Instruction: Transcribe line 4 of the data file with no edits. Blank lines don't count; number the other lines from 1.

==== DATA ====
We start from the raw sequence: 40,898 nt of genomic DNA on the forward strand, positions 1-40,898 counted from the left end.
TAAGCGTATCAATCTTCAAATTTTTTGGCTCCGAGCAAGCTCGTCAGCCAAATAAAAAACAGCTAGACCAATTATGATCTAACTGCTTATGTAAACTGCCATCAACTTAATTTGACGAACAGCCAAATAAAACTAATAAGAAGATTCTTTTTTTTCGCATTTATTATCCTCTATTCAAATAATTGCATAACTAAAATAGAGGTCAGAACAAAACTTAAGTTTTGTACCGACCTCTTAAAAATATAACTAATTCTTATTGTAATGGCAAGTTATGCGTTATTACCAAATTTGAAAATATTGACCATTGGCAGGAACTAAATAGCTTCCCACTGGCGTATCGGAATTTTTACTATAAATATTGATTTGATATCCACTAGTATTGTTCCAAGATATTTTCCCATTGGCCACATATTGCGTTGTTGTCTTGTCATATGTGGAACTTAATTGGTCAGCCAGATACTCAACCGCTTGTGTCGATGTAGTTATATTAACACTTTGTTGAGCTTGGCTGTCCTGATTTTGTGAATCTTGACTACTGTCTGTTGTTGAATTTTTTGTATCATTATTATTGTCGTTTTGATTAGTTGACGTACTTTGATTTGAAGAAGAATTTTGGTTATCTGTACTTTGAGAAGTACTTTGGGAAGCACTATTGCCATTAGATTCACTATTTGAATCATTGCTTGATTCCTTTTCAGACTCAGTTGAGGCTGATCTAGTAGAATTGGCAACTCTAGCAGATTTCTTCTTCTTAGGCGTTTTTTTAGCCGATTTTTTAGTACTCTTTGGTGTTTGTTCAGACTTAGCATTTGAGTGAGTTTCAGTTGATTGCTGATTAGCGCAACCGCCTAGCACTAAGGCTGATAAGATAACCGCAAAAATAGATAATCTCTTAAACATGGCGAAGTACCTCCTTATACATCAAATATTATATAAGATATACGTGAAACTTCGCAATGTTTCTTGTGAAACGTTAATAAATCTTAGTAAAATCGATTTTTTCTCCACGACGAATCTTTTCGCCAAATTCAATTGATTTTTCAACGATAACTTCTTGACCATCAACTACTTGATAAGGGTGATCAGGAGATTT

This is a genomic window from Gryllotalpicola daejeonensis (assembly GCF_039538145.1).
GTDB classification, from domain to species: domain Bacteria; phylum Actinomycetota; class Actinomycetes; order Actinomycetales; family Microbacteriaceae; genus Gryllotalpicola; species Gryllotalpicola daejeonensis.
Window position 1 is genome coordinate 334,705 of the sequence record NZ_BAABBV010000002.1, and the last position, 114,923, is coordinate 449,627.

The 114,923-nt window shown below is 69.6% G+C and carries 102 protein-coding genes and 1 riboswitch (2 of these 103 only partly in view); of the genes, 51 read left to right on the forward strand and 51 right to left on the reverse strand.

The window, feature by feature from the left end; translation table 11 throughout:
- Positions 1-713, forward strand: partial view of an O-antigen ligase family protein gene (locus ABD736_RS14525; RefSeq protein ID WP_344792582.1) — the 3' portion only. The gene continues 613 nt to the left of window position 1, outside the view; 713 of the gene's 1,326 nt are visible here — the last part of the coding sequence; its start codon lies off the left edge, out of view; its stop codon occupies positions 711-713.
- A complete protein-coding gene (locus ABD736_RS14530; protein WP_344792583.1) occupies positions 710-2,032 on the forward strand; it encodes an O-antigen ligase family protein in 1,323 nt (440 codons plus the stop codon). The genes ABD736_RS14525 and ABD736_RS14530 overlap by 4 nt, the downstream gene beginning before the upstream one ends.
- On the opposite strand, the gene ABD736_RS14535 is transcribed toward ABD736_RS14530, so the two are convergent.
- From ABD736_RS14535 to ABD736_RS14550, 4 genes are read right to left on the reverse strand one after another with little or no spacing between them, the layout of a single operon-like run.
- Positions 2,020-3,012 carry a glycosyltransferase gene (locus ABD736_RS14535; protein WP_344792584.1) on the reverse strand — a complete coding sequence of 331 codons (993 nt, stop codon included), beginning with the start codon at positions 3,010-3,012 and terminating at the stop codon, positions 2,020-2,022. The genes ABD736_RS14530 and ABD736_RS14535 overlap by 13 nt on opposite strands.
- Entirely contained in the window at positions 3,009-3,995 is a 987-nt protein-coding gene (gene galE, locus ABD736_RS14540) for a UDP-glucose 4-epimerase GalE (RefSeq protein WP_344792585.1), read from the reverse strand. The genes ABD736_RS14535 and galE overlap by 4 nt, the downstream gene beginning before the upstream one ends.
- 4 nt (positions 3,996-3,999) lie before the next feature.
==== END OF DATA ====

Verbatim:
GTDB classification, from domain to species: domain Bacteria; phylum Actinomycetota; class Actinomycetes; order Actinomycetales; family Microbacteriaceae; genus Gryllotalpicola; species Gryllotalpicola daejeonensis.